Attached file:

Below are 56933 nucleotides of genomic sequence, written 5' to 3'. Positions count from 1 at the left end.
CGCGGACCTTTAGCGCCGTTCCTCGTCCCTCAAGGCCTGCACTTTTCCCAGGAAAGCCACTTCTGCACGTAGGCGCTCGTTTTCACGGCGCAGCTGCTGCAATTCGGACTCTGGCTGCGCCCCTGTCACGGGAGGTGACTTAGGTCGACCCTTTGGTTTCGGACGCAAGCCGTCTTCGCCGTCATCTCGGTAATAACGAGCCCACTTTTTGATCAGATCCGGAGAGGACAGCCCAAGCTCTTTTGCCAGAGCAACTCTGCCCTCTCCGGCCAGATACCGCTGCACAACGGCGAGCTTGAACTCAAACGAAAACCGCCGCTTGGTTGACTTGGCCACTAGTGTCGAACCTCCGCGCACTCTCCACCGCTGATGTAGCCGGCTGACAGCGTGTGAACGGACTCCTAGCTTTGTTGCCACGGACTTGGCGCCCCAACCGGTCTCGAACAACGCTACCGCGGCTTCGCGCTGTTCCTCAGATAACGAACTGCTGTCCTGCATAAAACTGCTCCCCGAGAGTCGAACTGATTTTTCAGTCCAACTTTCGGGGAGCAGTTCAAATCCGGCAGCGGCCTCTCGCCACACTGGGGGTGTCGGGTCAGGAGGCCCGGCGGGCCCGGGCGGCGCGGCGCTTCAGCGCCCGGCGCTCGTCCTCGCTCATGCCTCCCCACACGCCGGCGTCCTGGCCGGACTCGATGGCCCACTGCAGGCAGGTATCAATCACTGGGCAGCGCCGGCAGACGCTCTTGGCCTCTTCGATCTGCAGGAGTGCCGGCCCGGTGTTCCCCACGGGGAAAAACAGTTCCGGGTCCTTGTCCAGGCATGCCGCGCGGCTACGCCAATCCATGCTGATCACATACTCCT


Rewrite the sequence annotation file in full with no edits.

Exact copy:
Below are 56933 nucleotides of genomic sequence, written 5' to 3'. Positions count from 1 at the left end.
CGCGGACCTTTAGCGCCGTTCCTCGTCCCTCAAGGCCTGCACTTTTCCCAGGAAAGCCACTTCTGCACGTAGGCGCTCGTTTTCACGGCGCAGCTGCTGCAATTCGGACTCTGGCTGCGCCCCTGTCACGGGAGGTGACTTAGGTCGACCCTTTGGTTTCGGACGCAAGCCGTCTTCGCCGTCATCTCGGTAATAACGAGCCCACTTTTTGATCAGATCCGGAGAGGACAGCCCAAGCTCTTTTGCCAGAGCAACTCTGCCCTCTCCGGCCAGATACCGCTGCACAACGGCGAGCTTGAACTCAAACGAAAACCGCCGCTTGGTTGACTTGGCCACTAGTGTCGAACCTCCGCGCACTCTCCACCGCTGATGTAGCCGGCTGACAGCGTGTGAACGGACTCCTAGCTTTGTTGCCACGGACTTGGCGCCCCAACCGGTCTCGAACAACGCTACCGCGGCTTCGCGCTGTTCCTCAGATAACGAACTGCTGTCCTGCATAAAACTGCTCCCCGAGAGTCGAACTGATTTTTCAGTCCAACTTTCGGGGAGCAGTTCAAATCCGGCAGCGGCCTCTCGCCACACTGGGGGTGTCGGGTCAGGAGGCCCGGCGGGCCCGGGCGGCGCGGCGCTTCAGCGCCCGGCGCTCGTCCTCGCTCATGCCTCCCCACACGCCGGCGTCCTGGCCGGACTCGATGGCCCACTGCAGGCAGGTATCAATCACTGGGCAGCGCCGGCAGACGCTCTTGGCCTCTTCGATCTGCAGGAGTGCCGGCCCGGTGTTCCCCACGGGGAAAAACAGTTCCGGGTCCTTGTCCAGGCATGCCGCGCGGCTACGCCAATCCATGCTGATCACATACTCCT